Blundering far-right fantasists the Scottish Defence League ventured down to Preston in mid-October for what promised to be a fun day of getting pissed and shouting incoherently about Muslims. Joining with their pals in the North West Infidels, they took to the streets of the Lancashire town – which has a sizeable Muslim population – for an “anti-refugee” protest.
But as is frequently the case where the SDL are concerned, things didn’t quite go to plan. It’s possible that they didn’t bank on bumping into the Merseyside Anti-Fascist Network (MAFN) – the same group whose total humilitation of the Liverpool “White Man March” a few months ago became a viral sensation (because who doesn’t love videos of neo-Nazis cowering inside a left luggage shop?)
Not long after arriving in Preston’s Market Square, the SDL and NWI found themselves under a barrage of missiles and firecrackers from local youth. With the fascists quickly losing their tempers, they charged through police lines before suddenly finding themselves on the retreat, fleeing the square and abandoning a number of their flags and banners as they left. So it came to pass that one of the SDL’s banners fell into the possesion of Merseyside anti-fascists – along with one of the NWI’s flags. “A local skater kid confiscated a third flag, from a member of the so-called ‘Right Wing Resistance’ who’d decided to start a fight he couldn’t finish,” a MAFN member told this blog.
“The North West Infidels are a disgrace to Liverpool, so always mindful of our duty to public health, MAFN decided their flag was hazardous material, and incinerated it at the Pier Head,” they continued.
That fate didn’t befall the trophy of the SDL banner though. After a recent anti-fascist conference in Liverpool, held in early December, MAFN decided to make it the centrepiece of the after-party, where it was hung upside down and had anti-fascist slogans daubed across it. Another glorious chapter in the history of Scotland’s street fascist movement.
However, the events of October do point towards a worrying recent trend.
“On the face of it, it’s always funny to laugh at the SDL and their kind, and we certainly had fun letting our supporters improve the banner as they saw fit,” said a MAFN spokesperson. “MAFN believes that Glasgow fascists are attending events in England more regularly to network with other racists and to strengthen their relatively new racist cliques. As their confidence and numbers grow this can only be bad for Glasgow, the city’s communities, and Scotland as a whole.”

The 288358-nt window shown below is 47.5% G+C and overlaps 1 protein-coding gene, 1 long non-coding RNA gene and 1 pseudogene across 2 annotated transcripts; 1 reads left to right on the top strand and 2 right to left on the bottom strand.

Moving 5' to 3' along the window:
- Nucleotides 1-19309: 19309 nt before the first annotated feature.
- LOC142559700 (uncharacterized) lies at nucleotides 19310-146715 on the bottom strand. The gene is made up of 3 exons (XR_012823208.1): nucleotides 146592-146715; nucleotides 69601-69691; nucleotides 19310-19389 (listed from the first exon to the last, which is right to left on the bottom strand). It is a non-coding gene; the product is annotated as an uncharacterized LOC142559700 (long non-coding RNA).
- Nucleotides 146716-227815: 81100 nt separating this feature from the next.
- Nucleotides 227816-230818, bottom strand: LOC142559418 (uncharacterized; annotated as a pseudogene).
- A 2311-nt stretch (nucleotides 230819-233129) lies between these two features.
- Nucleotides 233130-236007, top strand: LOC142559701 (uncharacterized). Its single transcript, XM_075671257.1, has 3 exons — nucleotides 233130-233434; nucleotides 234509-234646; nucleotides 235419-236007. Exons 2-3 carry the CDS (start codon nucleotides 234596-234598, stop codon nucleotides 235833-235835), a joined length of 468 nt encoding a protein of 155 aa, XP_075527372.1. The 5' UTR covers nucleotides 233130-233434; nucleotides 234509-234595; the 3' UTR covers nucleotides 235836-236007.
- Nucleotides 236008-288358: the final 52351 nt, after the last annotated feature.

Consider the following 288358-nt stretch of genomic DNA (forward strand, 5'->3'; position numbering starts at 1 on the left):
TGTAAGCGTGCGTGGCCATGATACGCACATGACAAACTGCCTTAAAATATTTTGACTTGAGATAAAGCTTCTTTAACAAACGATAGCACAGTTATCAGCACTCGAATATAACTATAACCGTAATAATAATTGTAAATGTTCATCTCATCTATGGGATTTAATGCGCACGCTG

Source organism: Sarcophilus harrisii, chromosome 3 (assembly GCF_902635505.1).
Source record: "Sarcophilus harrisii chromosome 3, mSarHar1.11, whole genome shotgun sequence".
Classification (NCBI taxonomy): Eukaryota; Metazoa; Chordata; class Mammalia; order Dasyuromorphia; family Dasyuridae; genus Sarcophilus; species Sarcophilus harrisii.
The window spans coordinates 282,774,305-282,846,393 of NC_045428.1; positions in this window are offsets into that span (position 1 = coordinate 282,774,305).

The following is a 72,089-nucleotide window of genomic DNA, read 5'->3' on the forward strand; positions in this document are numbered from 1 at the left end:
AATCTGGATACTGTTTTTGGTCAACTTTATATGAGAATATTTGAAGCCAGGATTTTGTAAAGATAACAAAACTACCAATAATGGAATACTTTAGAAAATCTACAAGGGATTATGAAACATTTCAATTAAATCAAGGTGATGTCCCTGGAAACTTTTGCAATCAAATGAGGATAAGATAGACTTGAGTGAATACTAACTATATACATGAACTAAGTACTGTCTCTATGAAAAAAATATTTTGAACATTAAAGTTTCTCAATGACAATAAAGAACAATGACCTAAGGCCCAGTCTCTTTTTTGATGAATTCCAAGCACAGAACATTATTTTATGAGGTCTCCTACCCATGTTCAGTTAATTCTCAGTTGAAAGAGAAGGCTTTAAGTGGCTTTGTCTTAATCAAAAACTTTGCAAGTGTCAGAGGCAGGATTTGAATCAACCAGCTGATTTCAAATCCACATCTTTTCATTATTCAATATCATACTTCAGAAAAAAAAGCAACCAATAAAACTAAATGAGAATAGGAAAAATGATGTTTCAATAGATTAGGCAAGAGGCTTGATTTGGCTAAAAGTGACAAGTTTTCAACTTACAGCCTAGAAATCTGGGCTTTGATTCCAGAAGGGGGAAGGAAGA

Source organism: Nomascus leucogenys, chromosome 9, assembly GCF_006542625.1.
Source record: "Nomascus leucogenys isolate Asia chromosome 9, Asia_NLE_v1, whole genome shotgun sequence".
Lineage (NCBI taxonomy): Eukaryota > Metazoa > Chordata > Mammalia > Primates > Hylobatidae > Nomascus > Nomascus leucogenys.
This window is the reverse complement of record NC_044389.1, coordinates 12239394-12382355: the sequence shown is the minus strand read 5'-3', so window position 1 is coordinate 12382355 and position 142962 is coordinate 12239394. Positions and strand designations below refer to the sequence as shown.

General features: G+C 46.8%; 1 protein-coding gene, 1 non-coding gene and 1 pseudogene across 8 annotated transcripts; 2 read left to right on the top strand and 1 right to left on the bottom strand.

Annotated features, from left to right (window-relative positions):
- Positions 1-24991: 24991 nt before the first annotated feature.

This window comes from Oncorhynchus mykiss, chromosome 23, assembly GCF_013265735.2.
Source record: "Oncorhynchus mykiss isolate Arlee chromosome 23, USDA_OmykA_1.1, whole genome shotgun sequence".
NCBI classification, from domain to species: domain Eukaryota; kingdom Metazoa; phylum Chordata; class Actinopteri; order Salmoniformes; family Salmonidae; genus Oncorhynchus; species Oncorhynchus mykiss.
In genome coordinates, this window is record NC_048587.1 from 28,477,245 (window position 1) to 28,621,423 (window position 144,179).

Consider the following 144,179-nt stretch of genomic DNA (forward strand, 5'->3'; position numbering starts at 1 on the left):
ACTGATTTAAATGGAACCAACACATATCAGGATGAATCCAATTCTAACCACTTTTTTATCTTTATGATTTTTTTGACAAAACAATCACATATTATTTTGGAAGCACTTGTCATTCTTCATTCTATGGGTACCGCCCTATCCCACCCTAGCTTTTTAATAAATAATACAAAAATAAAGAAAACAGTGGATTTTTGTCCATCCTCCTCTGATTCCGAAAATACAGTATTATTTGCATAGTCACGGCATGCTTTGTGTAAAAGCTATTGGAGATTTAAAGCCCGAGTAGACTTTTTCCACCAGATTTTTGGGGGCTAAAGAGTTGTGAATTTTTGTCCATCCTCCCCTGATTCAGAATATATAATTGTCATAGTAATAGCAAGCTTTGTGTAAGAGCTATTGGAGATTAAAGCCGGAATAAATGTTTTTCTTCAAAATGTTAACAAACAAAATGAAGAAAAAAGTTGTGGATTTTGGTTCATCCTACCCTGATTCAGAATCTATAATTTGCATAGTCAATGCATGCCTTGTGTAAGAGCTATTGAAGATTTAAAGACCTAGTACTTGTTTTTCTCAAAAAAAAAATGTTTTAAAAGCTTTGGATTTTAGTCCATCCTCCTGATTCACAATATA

Part of this renewed momentum in Scotland’s far-right appears to stem from the so-called “Right Wing Resistance” group, who have been joining the SDL on their recent protests. With a small cadre of older members, the group has been targetting Glasgow’s notorious “Four Corners” – which has been a meeting point for Glasgow youth subcultures for several years – and have recruited a number of impressionable young members. Self-proclaimed “first in command” of the RWR is the much older Gary Crane, who lives in the Ayrshire town of Cumnock and is particularly unhinged. He is also very dangerous, as MAFN explain:
“More disturbing than the flags, however, was what activists found in the backpack of Glasgow-based fascist Gary Crane. Gary got a bit clumsy and dropped his bag in Preston, which meant he also dropped his condoms, sedatives, zip-ties and facemask, which are – how can we put this? – not the kinds of things we’d normally pack for a day trip. We can only invite readers to draw their own conclusions, but it may be the case that Gary Crane is a threat to his local community in more ways than one.
In light of the disturbing new cross-border activity between Glasgow and North West based fascists, MAFN have issued a call for stronger links between anti-fascists.
“We’d like to use this opportunity to highlight the fact that fash are still mobilising in and from Glasgow, in groups that haven’t been seen before. So we’d encourage closer links between activists in Liverpool and Glasgow – two proud cities with distinct cultural identities, as well as strong leftist traditions and outlooks that untie them. At a time when it can sometimes seem that racism, xenophobia and prejudice are on the rise in society at large, agitating and educating against the far-right is in everyone’s interests,” they said.
Of course, this isn’t the first time that Scotland’s bumbling far-right have suffered the indignity of having a banner stolen. In 2010, the right-wing blogosphere went into meltdown after anti-fascists in Glasgow smashed up a BNP stall. A photograph of the BNP’s banner in the hands of anti-fascists later circulated online – much to their chagrin – leading to an arrest and prosecution. Some three years later, this resulted in a Not Proven verdict.